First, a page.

Theatre 503 showcases the newest writing in theatrical evolution, and as such often deals with issues current in public consciousness. Cans is no exception and is a responsive piece of theatre which defies attempts to evade a subject no one ever wants to talk about.
Len and Jen, an uncle / niece duo, are respectively the brother and daughter of a deceased radio celebrity, family patriarch and… alleged sexual predator. They’ve lost their ‘national treasure’ to a £1800-a-night suicide in a suite at the Savoy. Like puppies at a hopeless rug they tussle back and forth in a treacherous journey to ostensibly finding out whether or not he actually ‘did it’. But with the revelation that his guilt will never be confirmed nor disproved, it becomes evident that the culpability of the man in question is hardly relevant, really, to those left behind.
Graham O’Mara’s Len, seemingly mawkish and almost overly large to begin with, quickly convinces otherwise. His characterisation is razor sharp, observed and written with precision that will make you laugh and cry. Fully rounded out and given life by a highly skilled actor, Len becomes an intensely real, painfully funny, layabout boozer with the very best of hearts. His self-pitying beginnings are routed only in a lack of confidence borne from being the underachieving sibling. Jen, is a well-drawn, sullen uni student who is all at sea – she has lost her hero and her father all in one fell swoop. Jennifer Clement never indulges Jen, but takes her audience into the chilling waters of a teen on the brink of adulthood. As she deals with the abandonment and shame brought by the actions of a wayward parent we see an informed and intelligent girl, whose constant self analysis so often falls short of the mark. It’s a massive learning curve for Jen, and perhaps a bigger one for the reluctant Len, who unwittingly surpasses himself in providing the exact figure that Jen needs there and now. It is this odd pair which is thrown before us into the fluorescent-tube-lit man-cave, the garage of the deceased, full of the flotsam of his life and, by the conclusion, emptied of it.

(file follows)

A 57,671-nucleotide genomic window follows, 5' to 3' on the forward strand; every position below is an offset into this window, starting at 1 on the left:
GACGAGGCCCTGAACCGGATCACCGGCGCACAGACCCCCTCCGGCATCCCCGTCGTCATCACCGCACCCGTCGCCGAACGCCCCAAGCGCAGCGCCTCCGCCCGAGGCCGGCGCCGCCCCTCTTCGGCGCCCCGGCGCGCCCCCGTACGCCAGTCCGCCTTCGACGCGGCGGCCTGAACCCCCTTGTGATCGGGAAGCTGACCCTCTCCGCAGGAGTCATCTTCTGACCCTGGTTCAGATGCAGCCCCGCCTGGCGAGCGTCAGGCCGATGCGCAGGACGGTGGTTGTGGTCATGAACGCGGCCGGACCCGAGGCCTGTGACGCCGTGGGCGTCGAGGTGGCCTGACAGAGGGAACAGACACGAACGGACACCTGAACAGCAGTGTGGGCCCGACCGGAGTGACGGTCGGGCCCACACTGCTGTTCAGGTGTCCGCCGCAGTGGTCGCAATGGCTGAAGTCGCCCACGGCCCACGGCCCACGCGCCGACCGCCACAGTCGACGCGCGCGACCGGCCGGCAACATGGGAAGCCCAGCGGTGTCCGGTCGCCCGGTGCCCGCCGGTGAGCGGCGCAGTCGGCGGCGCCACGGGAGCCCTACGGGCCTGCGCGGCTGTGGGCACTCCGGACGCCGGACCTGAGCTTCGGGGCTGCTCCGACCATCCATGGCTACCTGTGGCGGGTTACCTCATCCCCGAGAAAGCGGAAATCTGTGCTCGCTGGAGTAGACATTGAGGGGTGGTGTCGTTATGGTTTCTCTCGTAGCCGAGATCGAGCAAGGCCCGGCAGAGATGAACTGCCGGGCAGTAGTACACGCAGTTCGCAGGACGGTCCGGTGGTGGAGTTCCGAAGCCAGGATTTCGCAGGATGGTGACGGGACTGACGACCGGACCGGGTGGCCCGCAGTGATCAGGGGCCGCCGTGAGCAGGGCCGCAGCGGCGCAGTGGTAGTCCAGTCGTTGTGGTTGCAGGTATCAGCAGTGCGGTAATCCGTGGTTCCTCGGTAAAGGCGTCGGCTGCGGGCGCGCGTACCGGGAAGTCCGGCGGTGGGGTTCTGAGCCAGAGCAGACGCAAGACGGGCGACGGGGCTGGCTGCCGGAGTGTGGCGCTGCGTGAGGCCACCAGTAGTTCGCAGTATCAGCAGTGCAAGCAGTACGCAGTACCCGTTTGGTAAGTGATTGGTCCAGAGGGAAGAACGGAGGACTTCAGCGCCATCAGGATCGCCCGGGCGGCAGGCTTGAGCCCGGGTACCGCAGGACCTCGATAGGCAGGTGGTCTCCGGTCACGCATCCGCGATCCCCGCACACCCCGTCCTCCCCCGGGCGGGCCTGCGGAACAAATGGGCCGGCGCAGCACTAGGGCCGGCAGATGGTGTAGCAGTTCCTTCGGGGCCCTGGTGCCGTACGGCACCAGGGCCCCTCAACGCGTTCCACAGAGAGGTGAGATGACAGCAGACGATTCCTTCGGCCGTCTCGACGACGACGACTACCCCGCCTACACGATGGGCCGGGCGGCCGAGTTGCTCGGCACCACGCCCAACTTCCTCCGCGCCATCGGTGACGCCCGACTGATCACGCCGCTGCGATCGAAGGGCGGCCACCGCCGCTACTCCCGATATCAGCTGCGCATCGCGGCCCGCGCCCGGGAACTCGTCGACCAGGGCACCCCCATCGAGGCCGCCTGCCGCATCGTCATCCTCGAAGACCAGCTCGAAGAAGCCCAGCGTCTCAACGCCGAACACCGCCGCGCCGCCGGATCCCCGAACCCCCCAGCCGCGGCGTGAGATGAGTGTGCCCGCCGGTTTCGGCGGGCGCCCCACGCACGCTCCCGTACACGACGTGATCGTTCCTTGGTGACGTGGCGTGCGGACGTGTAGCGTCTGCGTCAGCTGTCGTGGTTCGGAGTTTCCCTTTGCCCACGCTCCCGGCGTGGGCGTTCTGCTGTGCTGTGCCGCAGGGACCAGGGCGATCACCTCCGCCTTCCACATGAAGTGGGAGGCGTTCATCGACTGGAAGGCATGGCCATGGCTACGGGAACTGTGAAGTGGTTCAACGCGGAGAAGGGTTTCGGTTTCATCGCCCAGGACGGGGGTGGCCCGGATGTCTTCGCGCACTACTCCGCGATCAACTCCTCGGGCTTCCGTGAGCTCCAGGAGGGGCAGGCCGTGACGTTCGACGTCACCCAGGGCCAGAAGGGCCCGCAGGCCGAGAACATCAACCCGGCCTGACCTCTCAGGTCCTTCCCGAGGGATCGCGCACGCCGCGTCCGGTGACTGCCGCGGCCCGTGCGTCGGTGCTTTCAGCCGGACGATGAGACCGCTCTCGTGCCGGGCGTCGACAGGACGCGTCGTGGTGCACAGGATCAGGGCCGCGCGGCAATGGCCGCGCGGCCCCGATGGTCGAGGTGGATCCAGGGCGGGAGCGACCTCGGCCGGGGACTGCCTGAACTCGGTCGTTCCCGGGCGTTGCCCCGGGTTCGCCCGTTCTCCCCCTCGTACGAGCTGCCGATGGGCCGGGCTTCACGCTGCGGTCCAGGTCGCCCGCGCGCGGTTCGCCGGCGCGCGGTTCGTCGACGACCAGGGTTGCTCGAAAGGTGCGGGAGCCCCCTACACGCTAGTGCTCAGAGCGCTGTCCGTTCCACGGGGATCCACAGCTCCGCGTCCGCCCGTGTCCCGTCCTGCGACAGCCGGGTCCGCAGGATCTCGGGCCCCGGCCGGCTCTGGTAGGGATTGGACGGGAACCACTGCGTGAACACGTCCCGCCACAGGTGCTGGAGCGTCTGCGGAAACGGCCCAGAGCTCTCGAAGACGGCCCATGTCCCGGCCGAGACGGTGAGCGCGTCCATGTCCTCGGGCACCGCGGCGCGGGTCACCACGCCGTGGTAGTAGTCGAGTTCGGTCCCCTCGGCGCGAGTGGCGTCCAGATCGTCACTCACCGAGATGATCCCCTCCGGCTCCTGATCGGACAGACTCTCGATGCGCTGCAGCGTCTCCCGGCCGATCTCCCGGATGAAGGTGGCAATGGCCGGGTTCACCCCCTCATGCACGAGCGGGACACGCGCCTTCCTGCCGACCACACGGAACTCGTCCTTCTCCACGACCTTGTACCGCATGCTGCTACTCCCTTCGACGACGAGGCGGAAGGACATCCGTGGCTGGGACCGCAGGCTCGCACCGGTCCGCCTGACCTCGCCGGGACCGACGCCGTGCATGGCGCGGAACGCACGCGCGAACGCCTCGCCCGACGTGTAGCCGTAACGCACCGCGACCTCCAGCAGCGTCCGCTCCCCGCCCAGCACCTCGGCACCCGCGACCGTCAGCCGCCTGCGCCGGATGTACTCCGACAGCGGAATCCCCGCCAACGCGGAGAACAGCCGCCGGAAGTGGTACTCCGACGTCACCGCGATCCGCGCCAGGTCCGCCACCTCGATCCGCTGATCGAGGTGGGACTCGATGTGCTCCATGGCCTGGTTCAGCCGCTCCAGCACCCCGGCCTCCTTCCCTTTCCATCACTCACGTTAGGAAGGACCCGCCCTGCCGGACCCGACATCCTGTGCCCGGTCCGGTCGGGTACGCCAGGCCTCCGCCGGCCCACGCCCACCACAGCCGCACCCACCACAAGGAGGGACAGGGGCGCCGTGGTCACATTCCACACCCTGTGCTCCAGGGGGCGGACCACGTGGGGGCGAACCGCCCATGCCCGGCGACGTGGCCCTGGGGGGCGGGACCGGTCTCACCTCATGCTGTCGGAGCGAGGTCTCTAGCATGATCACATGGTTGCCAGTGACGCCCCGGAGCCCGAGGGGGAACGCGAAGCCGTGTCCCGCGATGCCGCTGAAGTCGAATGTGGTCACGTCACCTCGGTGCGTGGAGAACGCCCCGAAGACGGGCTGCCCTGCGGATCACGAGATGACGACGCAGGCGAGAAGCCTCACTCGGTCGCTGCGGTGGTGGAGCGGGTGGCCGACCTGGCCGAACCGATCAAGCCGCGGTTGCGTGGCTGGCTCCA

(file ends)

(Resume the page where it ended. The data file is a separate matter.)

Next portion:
Slade never shies away from the uncomfortable subject at hand – the painful inflictions on the innocent, when the storms hits, of the cruel press, well-meaning friends, the desecrators of Jen’s father’s grave; the ability of man to consolidate pain rather than alleviate it, is pinpointed by allusions to this outside world of mud-slinging. And in this storm an ungainly relationship takes root in the sheltering garage, a relationship which displays heartbreakingly the meaning, the very role of family; which is to rally, unconditionally, awkwardly, with banter and with everything that remains unsaid; to rally because blood is thicker than water and really what more do we have? Cans is a beautifully rendered grasp of familial ties which strengthen under awful circumstance. Certainly for Len there is a salvation in the death of his brother and so the pair start to heal one another through the ritualistic sharing of a couple of ‘cans’ of hope.
Through his writing Slade sloughs off the frenetic tabloidisms with which we cover and comfort ourselves in the midst of a media’s constant battle to lay blame. It’s uncomfortable and he exposes the mammoth problems with notions of fault – Should a man be held accountable for past crimes committed in an exuberant youth? Can you ever truly know someone? And are you fat…or just pie-curious? He holds each relationship up as singular and you can’t say fairer than that. Cans is well worth the trek to the 503. Take your niece, take your layabout uncle. Just go see it!
Review by Annemarie Hiscott
The last year of Dad’s life was a fucking nightmare. But you know what? That was one year in fifty. Rest of his life was pretty much awesome for him, you know? And I keep saying to myself – one year in fifty – that still makes his life, like, 98 percent happy, right? That’s pretty good statistics, right?
Jen’s Dad was a chat show host, a national treasure. But now he’s dead and Jen’s getting spat at in supermarkets. To make matters worse, Uncle Len has made it his mission to help her get over it. Hiding from a very hostile world in a very shitty garage, Len and Jen down cider, drown mice, talk crap, mend cats, share painful secrets, tell appalling jokes and try to work out whether either of them has any kind of future whatsoever. Stuart Slade’s searingly funny debut play is about death, betrayal and the possibility of forgiveness. And cider. Cans is a dangerously intimate piece, charting the murky areas of unknowing that exist between us and the people we love most in the world.
Cast: @ClementJen and @omaralad
#Cans, @etchtheatre, @kuleshovtheatre and/or @theatre503
Theatre503, Kuleshov and Etch present Cans by Stuart Slade
4th – 29th November
Tuesday – Saturday 7.45pm, Sunday 5pm
Tuesday 11th November 2014